How Ionizing Radiation Enters the Body

How ionizing radiation enters the body depends on the source of the ionizing radiation. X-rays and gamma rays can pass directly through the body when it is exposed to an irradiating source such as an x-ray machine. Alpha and beta particles do not penetrate very far into the body but radioactive materials that emit alpha, beta or gamma radiation can be taken into the body alone or with other materials which have become contaminated in the following ways:

  1. In the air or mixed with the dust in the air.
  2. Dissolved in water.
  3. Mixed with soil on the ground through fertilizers and absorbed by plants that we may eat.
  4. By consumption of plants and animals that have become contaminated.

The main entry pathways for materials contaminated with radioactive isotopes include the nose and mouth, around the eyes and any breaks or cuts in the skin. Materials contaminated with radioactive isotopes may also become trapped under the fingernails, in hair follicles and in folds and creases in the skin. If the contaminated materials remain outside the body the health risks are fairly low. However, if the contaminated material enters the body either by ingesting or inhaling, the risks become greater depending on the quantity and type of radioactive isotope absorbed.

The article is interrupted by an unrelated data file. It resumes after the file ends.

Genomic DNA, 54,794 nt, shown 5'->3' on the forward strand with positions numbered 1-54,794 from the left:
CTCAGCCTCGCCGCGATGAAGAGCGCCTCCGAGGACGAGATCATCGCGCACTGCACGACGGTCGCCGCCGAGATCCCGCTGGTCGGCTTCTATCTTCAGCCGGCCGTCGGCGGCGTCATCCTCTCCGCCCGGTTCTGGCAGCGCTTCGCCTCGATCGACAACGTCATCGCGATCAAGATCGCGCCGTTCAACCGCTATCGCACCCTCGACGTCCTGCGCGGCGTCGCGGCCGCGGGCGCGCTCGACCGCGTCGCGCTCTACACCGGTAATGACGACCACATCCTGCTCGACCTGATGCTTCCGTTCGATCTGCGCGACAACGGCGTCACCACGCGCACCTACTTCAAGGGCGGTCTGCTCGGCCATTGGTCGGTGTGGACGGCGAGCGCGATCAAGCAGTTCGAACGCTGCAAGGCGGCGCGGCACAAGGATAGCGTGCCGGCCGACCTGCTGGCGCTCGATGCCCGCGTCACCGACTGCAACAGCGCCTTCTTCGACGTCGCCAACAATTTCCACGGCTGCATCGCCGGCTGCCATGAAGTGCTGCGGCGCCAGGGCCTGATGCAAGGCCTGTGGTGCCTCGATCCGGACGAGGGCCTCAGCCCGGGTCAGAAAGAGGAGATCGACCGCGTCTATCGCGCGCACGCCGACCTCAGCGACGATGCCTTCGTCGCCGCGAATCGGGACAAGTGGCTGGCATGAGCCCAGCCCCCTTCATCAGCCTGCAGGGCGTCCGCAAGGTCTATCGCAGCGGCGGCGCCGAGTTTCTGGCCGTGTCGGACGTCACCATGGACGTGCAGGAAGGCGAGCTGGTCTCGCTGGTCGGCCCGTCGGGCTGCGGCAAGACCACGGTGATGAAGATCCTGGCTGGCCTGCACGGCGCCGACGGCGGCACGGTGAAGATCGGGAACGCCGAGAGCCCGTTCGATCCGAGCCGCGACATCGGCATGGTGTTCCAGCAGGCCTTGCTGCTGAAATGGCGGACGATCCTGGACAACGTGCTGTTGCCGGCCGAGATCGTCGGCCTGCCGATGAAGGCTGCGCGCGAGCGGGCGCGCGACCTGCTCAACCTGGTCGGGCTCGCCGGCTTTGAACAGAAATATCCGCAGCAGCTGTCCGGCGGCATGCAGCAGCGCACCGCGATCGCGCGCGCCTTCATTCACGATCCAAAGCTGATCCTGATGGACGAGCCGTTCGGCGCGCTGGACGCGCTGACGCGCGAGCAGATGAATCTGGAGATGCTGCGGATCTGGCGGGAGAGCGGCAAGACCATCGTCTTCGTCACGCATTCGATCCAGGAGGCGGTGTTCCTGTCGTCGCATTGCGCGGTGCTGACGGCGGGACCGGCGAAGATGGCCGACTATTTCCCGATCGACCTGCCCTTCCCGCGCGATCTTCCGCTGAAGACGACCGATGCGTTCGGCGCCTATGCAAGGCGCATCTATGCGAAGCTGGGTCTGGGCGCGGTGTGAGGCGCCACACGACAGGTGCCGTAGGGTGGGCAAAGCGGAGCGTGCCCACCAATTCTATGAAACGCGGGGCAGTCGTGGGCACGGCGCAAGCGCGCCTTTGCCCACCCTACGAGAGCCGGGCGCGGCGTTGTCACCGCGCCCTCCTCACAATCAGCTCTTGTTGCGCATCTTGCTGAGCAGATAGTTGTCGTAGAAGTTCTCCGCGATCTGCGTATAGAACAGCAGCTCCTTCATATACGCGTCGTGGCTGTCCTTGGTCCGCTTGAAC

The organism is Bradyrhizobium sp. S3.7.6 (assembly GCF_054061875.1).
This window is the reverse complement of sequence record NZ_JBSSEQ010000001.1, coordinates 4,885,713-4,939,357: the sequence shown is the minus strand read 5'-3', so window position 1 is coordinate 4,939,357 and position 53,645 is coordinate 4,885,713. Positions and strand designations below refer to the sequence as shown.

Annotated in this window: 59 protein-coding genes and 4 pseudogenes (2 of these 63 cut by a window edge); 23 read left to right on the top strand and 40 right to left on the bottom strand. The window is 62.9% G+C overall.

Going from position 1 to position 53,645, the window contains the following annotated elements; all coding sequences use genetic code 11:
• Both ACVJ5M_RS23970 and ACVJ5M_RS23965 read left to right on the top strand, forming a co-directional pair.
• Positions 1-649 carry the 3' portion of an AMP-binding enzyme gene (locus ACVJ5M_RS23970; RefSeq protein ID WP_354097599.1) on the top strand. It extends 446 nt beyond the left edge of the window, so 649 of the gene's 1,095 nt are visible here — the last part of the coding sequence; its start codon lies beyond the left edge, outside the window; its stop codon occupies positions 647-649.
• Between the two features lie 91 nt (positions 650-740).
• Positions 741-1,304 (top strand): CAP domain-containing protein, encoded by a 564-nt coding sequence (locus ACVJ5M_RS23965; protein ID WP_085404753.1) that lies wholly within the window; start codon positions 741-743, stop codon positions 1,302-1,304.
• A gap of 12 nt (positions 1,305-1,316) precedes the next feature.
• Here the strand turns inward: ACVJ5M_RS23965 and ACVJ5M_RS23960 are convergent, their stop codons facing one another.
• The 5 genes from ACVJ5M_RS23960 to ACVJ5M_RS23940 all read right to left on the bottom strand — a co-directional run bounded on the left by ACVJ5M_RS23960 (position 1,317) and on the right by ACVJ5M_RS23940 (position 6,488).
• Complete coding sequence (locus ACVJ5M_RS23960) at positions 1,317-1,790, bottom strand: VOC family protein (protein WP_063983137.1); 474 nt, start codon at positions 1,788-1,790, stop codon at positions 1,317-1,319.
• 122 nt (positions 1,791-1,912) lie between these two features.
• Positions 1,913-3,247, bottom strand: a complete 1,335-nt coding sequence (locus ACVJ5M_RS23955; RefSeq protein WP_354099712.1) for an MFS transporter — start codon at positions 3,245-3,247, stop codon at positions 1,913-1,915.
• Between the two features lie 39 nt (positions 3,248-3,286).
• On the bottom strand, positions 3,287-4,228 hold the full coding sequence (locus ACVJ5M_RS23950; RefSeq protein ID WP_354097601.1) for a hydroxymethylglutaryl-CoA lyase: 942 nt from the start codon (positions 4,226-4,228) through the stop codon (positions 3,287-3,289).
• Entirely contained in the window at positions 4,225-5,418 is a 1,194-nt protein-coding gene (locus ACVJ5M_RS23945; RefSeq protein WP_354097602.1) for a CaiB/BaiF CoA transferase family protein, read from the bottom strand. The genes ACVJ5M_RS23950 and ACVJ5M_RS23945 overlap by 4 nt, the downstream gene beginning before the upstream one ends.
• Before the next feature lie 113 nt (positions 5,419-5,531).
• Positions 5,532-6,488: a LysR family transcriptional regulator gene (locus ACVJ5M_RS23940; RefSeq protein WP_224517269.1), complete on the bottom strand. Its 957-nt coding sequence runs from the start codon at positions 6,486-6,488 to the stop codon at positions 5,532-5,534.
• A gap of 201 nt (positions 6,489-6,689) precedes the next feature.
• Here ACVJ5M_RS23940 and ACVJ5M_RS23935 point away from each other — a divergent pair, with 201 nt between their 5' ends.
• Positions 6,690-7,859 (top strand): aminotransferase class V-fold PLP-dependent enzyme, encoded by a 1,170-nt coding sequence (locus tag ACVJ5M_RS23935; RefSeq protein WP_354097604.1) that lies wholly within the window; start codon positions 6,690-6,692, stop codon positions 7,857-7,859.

X-rays are used extensively for medical imaging.

Once inside the body, the radioactive isotope will ionize the cells around it sometimes causing irreparable damage.

Radioactive isotopes migrate in the body in the same way as inert isotopes of the same element. For example, iodine-131 migrates to the thyroid gland which normally uses iodine and requires a steady supply to remain healthy. This is especially true in children and young adults whose thyroid glands are more active than they are in adults. Strontium-90 mimics calcium and travels to bone tissue. In large enough doses, these isotopes will cause cancer and other diseases.

The migration of radioactive isotopes within the body is of extreme benefit to patients requiring treatment in the field of nuclear medicine and diagnostic imaging. In these instances, short lived radioactive isotopes and isotopes that can easily be flushed from the body are deliberately inhaled or ingested for medical treatments and tests.